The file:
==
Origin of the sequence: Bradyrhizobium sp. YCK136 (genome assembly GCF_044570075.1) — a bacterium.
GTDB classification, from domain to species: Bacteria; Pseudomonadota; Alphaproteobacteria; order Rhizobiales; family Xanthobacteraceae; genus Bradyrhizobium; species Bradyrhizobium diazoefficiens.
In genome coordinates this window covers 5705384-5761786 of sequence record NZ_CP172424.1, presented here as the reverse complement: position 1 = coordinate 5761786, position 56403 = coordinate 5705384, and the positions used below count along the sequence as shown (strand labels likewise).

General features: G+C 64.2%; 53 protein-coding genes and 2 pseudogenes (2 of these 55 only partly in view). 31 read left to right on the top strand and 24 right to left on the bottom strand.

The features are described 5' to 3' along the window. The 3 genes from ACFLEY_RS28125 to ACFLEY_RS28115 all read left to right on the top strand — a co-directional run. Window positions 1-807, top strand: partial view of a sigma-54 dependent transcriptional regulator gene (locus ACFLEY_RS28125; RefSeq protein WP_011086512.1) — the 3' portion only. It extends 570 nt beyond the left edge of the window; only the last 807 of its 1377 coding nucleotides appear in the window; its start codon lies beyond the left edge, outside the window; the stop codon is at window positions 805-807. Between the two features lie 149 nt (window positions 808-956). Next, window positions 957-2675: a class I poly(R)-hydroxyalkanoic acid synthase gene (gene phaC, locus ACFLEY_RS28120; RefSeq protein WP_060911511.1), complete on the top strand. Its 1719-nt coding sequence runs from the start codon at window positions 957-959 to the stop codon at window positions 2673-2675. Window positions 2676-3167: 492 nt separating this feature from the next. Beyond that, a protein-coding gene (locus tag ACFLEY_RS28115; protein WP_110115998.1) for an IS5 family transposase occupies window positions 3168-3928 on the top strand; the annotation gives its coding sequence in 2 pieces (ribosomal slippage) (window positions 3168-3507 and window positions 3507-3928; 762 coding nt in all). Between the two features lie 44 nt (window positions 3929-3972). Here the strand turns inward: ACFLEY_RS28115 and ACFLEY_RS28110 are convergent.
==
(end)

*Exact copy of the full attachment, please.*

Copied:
Origin of the sequence: Bradyrhizobium sp. YCK136 (genome assembly GCF_044570075.1) — a bacterium.
GTDB classification, from domain to species: Bacteria; Pseudomonadota; Alphaproteobacteria; order Rhizobiales; family Xanthobacteraceae; genus Bradyrhizobium; species Bradyrhizobium diazoefficiens.
In genome coordinates this window covers 5705384-5761786 of sequence record NZ_CP172424.1, presented here as the reverse complement: position 1 = coordinate 5761786, position 56403 = coordinate 5705384, and the positions used below count along the sequence as shown (strand labels likewise).

General features: G+C 64.2%; 53 protein-coding genes and 2 pseudogenes (2 of these 55 only partly in view). 31 read left to right on the top strand and 24 right to left on the bottom strand.

The features are described 5' to 3' along the window. The 3 genes from ACFLEY_RS28125 to ACFLEY_RS28115 all read left to right on the top strand — a co-directional run. Window positions 1-807, top strand: partial view of a sigma-54 dependent transcriptional regulator gene (locus ACFLEY_RS28125; RefSeq protein WP_011086512.1) — the 3' portion only. It extends 570 nt beyond the left edge of the window; only the last 807 of its 1377 coding nucleotides appear in the window; its start codon lies beyond the left edge, outside the window; the stop codon is at window positions 805-807. Between the two features lie 149 nt (window positions 808-956). Next, window positions 957-2675: a class I poly(R)-hydroxyalkanoic acid synthase gene (gene phaC, locus ACFLEY_RS28120; RefSeq protein WP_060911511.1), complete on the top strand. Its 1719-nt coding sequence runs from the start codon at window positions 957-959 to the stop codon at window positions 2673-2675. Window positions 2676-3167: 492 nt separating this feature from the next. Beyond that, a protein-coding gene (locus tag ACFLEY_RS28115; protein WP_110115998.1) for an IS5 family transposase occupies window positions 3168-3928 on the top strand; the annotation gives its coding sequence in 2 pieces (ribosomal slippage) (window positions 3168-3507 and window positions 3507-3928; 762 coding nt in all). Between the two features lie 44 nt (window positions 3929-3972). Here the strand turns inward: ACFLEY_RS28115 and ACFLEY_RS28110 are convergent.